Jayne Mansfield's Car

Jayne Mansfield's Car

***

Reviewed by: Owen Van Spall

It's perhaps not the most original concept - bringing two dysfunctional families together in a cultural clash - but Billy Bob Thornton's Jayne Mansfield's Car is brought up a notch by a fine cast, some genuinely funny scenes and a curious darker streak that lies beneath the laughs. It also features titans of the screen Robert Duvall and John Hurt together in the same film, surely worth the price of admission alone.

It is 1969 in the small and very conservative town of Morrison Alabama, USA. Southern American and strict patriarch Jim Caldwell (Duvall) finds to his disgust that he is about to meet the (very) British Kingsley Bedford (Hurt), given that Bedford was his ex wife's second husband. Jim Caldwell's wife Naomi (Tippi Hedren), too adventurous for this small town, fled Morrison years ago to start a new life in England. But with Naomi now dead of cancer and her will stating she wishes her body returned to the US, the two families are set meet for the first time at the Caldwells’ Alabama home. Uneasy curiosity is the order of the day for both sides, particularly as Kingsley isn't coming alone - he's bringing reserved son Phillip (Ray Stevenson) and sophisticated party girl daughter Camilla (Frances O'Connor).

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Caldwell has a barmy enough family of his own to deal with, let alone the Bedfords. His eldest son Jimbo (Robert Patrick) chafes under the knowledge that he never served in combat in the Second World War, unlike his younger brothers Skip (Billy Bob Thornton) and Carroll (Kevin Bacon). As for Skip and Carroll, despite having followed their First World War veteran father into the service, both men came back changed by their experiences, changed in ways that Jim senior finds impossible to compute. Navy pilot veteran Skip wanders around as if on another planet, whereas former Marine Carroll has crossed over to the other side in Jim's opinion, having become an anti-war activist who's daily fuel is a simmering rage against the Vietnam war and the draft.

As the two families feel each other out, hilarity, hijinks, confessions and resolutions ensue, including a shared passion for kinky sex play between Skip and Camilla, Phillip and Jim Caldwell's daughter Donna (Katherine LaNasa) discovering a passion for bedroom antics behind Donna's husband's back, and Kingsley and Jim realising that they have far more in common than a deceased wife between them.

Thornton, who plays more of a supporting role on screen, largely keeps the tone light with some slapstick and seen-it-coming cultural cliches, but keeps a dark melancholic streak not too far from the surface that might sit oddly with some viewers who will be chuckling along at the sight of Robert Duvall's character tripping accidentally on LSD. At times this film looks as though it is paying homage to the richly coloured Douglas Sirk dramas and the good old-fashioned American family comedies of the Fifties, only to, at other moments, swing into darker territory. At the press conference for the film Thornton and producer Alexander Rodnyansky also paid tipped their hats to Chekhov-type dramas.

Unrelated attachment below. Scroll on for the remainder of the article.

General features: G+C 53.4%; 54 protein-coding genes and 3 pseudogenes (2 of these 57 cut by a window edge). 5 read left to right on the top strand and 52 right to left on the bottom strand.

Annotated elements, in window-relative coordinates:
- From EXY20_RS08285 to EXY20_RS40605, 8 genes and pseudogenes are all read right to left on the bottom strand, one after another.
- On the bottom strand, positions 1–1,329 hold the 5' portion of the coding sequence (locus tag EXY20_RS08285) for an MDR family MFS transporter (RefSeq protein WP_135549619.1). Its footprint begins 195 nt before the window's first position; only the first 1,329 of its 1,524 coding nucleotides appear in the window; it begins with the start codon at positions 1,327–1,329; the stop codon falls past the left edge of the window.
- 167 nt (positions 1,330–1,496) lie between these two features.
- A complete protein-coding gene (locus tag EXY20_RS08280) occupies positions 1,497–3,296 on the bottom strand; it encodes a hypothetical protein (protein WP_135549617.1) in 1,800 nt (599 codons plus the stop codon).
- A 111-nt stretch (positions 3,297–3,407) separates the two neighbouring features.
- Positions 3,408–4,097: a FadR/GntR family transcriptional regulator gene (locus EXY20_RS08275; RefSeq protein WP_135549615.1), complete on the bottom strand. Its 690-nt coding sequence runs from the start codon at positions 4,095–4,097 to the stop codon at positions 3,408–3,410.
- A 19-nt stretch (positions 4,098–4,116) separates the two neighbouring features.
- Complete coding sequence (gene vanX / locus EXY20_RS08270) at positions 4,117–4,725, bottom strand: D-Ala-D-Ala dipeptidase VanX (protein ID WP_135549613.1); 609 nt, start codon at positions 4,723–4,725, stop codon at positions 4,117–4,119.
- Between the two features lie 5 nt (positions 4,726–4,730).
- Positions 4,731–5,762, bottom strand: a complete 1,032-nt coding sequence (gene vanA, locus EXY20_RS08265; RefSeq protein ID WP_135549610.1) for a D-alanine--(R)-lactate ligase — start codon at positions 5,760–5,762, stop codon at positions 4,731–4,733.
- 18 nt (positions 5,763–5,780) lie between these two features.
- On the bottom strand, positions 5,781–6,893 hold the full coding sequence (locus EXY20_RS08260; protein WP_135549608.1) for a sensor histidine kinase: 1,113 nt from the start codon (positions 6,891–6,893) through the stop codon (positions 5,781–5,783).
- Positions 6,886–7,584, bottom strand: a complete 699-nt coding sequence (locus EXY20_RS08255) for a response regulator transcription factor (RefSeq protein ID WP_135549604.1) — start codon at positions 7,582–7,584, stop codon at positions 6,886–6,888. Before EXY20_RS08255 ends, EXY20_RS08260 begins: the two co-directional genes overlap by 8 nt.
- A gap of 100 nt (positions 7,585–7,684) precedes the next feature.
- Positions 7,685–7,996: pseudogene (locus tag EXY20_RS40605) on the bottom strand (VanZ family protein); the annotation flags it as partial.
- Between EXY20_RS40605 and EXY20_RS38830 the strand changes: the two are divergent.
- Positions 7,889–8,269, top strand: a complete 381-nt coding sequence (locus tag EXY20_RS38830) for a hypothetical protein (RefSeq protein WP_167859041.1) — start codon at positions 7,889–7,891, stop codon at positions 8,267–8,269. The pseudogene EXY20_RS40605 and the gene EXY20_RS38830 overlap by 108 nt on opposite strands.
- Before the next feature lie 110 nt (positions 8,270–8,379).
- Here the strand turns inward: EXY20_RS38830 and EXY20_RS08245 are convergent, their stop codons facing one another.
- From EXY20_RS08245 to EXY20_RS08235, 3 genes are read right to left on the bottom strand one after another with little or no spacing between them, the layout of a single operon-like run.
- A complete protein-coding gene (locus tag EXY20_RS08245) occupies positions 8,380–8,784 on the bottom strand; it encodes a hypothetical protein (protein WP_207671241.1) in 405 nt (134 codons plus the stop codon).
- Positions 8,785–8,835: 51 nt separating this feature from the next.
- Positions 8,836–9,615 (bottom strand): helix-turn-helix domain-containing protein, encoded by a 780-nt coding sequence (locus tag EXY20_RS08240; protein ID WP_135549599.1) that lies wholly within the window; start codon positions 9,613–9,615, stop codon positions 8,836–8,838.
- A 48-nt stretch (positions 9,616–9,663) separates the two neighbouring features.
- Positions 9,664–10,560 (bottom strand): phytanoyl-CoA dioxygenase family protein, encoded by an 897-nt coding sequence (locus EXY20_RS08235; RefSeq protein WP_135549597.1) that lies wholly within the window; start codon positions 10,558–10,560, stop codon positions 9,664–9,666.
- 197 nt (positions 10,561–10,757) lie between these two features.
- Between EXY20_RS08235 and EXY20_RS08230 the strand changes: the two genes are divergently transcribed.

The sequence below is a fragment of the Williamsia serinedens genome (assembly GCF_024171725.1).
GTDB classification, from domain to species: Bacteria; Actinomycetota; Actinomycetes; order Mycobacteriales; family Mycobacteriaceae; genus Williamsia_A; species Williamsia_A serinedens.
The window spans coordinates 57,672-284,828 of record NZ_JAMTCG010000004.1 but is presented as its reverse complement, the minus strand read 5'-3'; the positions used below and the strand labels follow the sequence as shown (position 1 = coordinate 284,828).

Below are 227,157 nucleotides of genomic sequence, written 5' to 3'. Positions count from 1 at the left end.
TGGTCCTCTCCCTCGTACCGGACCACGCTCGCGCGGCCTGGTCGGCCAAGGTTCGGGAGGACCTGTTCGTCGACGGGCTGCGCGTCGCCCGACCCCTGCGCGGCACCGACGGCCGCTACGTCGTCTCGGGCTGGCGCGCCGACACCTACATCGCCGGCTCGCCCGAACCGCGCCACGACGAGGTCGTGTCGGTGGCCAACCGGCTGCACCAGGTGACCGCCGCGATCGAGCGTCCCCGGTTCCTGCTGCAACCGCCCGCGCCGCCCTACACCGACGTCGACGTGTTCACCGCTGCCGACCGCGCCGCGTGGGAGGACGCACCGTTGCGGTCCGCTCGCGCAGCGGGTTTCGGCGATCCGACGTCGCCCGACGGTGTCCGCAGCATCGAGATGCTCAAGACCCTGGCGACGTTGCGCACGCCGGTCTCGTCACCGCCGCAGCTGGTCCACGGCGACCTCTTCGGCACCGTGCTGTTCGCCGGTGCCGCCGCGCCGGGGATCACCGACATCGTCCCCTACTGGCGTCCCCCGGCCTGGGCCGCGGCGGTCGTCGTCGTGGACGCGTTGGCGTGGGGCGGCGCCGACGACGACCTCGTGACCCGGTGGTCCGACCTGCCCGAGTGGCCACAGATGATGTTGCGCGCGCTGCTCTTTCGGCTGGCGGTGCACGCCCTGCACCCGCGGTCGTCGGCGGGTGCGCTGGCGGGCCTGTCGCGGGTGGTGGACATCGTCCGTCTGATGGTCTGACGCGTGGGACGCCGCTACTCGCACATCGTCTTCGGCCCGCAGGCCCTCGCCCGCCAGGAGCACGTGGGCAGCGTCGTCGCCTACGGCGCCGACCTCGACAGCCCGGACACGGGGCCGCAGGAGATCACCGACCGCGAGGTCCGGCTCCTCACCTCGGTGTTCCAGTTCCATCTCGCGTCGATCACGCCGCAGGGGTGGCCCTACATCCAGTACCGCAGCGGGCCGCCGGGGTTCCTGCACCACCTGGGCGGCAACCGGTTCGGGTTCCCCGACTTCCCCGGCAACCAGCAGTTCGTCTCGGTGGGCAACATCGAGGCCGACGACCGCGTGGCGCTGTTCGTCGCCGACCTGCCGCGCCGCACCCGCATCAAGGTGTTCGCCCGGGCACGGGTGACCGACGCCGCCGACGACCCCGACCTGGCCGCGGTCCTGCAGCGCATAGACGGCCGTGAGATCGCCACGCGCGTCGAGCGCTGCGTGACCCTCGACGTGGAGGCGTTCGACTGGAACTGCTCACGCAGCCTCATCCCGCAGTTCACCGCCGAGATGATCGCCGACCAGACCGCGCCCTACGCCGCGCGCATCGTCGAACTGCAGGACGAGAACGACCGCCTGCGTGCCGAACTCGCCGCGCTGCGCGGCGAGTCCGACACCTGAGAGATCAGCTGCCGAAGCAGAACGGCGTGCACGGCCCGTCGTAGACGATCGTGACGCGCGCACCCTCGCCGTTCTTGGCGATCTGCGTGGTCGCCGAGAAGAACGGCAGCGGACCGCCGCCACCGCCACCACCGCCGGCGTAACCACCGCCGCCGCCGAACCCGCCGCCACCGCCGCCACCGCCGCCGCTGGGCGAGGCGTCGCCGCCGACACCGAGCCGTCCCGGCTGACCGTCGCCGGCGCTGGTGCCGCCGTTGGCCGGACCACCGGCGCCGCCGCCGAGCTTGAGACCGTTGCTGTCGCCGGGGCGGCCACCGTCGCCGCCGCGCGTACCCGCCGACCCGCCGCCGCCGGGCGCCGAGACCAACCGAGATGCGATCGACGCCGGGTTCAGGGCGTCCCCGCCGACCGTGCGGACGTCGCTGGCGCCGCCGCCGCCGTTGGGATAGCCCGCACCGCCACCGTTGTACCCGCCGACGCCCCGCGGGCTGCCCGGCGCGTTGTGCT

This is a film essentially built around a contrived head-on-collision scenario that goes for the more obvious fish out of water and US vs Limey gags, but also structures a culture clash that pits the 60s against the 40s, the Old World versus the Old South, and the conflicts within the two families, whose members all are carrying war scars burned into them (physically in some cases) in different ways. Even the younger characters are on the verge of seeing being drafted into the current war.

One conflict or another hovers over almost every conversation and gesture in this film, which is itself set in an intriguing point in time - one of the only decades where every generation from the three major US wars - WWI, II and Vietnam, could be in the same room together. It's not particularly difficult to spot what themes, neuroses and generational divides are being explored here with such a backdrop, and when they will be solved, but it is at least interesting to see it done in what might otherwise be a light oddball indie comedy.

Billy Bob Thornton 's film might be too odd for some, but also too obvious and melodramatic for others. But its got a fine cast who do good work with some stereotyped roles, and it tends to throw in a laugh out loud funny or unusual observational left turn moment just often enough to paper over the cracks.

Reviewed on: 16 Feb 2012
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Sixties set drama sees a culture clash between two families.
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Director: Billy Bob Thornton

Writer: Tom Epperson, Billy Bob Thornton

Starring: Billy Bob Thornton, Robert Duvall, John Hurt, Kevin Bacon, Ray Stevenson, Robert Patrick, Tippi Hedren, Katherine LaNasa, Frances O’Connor.

Year: 2012

Runtime: 122 minutes

Country: US

Festivals:

BIFF 2012

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